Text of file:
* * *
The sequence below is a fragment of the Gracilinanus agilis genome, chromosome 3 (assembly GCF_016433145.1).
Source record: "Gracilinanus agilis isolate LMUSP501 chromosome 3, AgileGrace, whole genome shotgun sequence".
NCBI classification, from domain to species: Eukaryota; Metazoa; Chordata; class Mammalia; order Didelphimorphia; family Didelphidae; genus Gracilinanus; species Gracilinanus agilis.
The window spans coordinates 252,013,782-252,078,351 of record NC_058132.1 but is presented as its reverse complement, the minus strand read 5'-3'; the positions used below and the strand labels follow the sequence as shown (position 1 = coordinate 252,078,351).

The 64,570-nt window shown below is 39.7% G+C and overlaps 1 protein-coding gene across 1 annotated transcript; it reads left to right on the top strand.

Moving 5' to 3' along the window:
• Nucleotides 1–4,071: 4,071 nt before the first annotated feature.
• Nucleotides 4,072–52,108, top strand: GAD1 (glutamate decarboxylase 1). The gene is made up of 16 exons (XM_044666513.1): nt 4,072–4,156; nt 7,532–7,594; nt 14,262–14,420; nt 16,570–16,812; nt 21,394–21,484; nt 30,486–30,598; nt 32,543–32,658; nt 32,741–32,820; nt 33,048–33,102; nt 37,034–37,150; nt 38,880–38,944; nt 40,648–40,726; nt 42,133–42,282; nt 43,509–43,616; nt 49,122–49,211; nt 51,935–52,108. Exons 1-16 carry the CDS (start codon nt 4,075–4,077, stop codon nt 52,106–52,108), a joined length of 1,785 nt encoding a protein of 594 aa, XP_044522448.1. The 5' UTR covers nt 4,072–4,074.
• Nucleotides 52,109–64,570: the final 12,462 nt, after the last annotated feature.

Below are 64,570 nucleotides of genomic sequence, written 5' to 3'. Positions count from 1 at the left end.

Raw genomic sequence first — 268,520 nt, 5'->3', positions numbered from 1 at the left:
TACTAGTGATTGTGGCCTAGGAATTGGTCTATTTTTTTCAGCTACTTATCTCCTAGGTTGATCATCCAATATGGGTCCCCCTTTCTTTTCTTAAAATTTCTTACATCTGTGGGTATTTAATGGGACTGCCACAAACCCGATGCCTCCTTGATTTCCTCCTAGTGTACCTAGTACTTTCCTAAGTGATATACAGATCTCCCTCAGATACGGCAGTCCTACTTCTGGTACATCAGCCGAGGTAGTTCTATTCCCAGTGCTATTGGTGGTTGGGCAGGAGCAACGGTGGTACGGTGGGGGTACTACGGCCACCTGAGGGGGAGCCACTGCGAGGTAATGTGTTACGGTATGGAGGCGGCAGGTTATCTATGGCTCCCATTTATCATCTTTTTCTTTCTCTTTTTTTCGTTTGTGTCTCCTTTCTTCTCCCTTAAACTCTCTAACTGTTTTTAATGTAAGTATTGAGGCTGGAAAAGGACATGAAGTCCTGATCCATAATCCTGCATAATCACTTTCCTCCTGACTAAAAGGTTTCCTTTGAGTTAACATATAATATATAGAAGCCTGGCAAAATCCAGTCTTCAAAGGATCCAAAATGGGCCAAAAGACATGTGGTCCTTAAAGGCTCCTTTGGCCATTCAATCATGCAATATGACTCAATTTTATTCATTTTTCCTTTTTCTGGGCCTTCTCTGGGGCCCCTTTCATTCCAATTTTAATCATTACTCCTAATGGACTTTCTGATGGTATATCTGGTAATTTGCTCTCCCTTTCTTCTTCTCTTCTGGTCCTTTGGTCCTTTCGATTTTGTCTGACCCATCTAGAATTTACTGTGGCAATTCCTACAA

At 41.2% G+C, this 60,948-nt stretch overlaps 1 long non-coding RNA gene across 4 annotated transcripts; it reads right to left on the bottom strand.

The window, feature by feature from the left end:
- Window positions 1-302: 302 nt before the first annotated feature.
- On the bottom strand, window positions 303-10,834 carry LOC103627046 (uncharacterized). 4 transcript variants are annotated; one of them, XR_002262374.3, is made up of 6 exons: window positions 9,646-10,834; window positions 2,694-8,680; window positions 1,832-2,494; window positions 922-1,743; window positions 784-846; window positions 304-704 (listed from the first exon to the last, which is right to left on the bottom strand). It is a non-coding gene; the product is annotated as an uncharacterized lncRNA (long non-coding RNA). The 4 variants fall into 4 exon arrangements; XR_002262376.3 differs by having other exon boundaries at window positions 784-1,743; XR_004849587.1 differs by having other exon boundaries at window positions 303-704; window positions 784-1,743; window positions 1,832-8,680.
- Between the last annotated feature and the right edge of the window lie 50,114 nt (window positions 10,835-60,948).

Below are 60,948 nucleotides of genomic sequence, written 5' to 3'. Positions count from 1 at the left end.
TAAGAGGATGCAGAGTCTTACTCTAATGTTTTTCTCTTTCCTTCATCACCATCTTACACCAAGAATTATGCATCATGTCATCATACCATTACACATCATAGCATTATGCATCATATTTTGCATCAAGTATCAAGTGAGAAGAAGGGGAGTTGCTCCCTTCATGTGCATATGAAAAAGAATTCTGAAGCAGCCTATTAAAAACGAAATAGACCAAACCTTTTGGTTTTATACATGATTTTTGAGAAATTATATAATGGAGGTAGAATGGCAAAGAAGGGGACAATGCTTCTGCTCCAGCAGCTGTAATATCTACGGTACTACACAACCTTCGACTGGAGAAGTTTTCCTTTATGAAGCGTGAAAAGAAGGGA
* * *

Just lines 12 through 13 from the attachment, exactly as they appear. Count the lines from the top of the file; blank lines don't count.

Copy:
TACTAGTGATTGTGGCCTAGGAATTGGTCTATTTTTTTCAGCTACTTATCTCCTAGGTTGATCATCCAATATGGGTCCCCCTTTCTTTTCTTAAAATTTCTTACATCTGTGGGTATTTAATGGGACTGCCACAAACCCGATGCCTCCTTGATTTCCTCCTAGTGTACCTAGTACTTTCCTAAGTGATATACAGATCTCCCTCAGATACGGCAGTCCTACTTCTGGTACATCAGCCGAGGTAGTTCTATTCCCAGTGCTATTGGTGGTTGGGCAGGAGCAACGGTGGTACGGTGGGGGTACTACGGCCACCTGAGGGGGAGCCACTGCGAGGTAATGTGTTACGGTATGGAGGCGGCAGGTTATCTATGGCTCCCATTTATCATCTTTTTCTTTCTCTTTTTTTCGTTTGTGTCTCCTTTCTTCTCCCTTAAACTCTCTAACTGTTTTTAATGTAAGTATTGAGGCTGGAAAAGGACATGAAGTCCTGATCCATAATCCTGCATAATCACTTTCCTCCTGACTAAAAGGTTTCCTTTGAGTTAACATATAATATATAGAAGCCTGGCAAAATCCAGTCTTCAAAGGATCCAAAATGGGCCAAAAGACATGTGGTCCTTAAAGGCTCCTTTGGCCATTCAATCATGCAATATGACTCAATTTTATTCATTTTTCCTTTTTCTGGGCCTTCTCTGGGGCCCCTTTCATTCCAATTTTAATCATTACTCCTAATGGACTTTCTGATGGTATATCTGGTAATTTGCTCTCCCTTTCTTCTTCTCTTCTGGTCCTTTGGTCCTTTCGATTTTGTCTGACCCATCTAGAATTTACTGTGGCAATTCCTACAA

At 41.2% G+C, this 60,948-nt stretch overlaps 1 long non-coding RNA gene across 4 annotated transcripts; it reads right to left on the bottom strand.